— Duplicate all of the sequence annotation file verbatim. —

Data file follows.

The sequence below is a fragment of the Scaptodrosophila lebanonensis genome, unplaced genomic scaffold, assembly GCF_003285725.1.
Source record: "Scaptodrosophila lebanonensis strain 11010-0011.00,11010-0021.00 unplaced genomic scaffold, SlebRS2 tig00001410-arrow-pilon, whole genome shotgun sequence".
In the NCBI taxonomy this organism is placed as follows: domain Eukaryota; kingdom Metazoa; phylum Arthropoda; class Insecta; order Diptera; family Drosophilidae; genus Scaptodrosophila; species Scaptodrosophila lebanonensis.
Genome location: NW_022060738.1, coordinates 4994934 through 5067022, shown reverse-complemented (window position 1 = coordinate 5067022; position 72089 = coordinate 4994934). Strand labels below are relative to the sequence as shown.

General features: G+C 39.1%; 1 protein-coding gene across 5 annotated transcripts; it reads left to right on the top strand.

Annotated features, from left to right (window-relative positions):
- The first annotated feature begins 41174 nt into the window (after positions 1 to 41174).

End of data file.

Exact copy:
The sequence below is a fragment of the Scaptodrosophila lebanonensis genome, unplaced genomic scaffold, assembly GCF_003285725.1.
Source record: "Scaptodrosophila lebanonensis strain 11010-0011.00,11010-0021.00 unplaced genomic scaffold, SlebRS2 tig00001410-arrow-pilon, whole genome shotgun sequence".
In the NCBI taxonomy this organism is placed as follows: domain Eukaryota; kingdom Metazoa; phylum Arthropoda; class Insecta; order Diptera; family Drosophilidae; genus Scaptodrosophila; species Scaptodrosophila lebanonensis.
Genome location: NW_022060738.1, coordinates 4994934 through 5067022, shown reverse-complemented (window position 1 = coordinate 5067022; position 72089 = coordinate 4994934). Strand labels below are relative to the sequence as shown.

General features: G+C 39.1%; 1 protein-coding gene across 5 annotated transcripts; it reads left to right on the top strand.

Annotated features, from left to right (window-relative positions):
- The first annotated feature begins 41174 nt into the window (after positions 1 to 41174).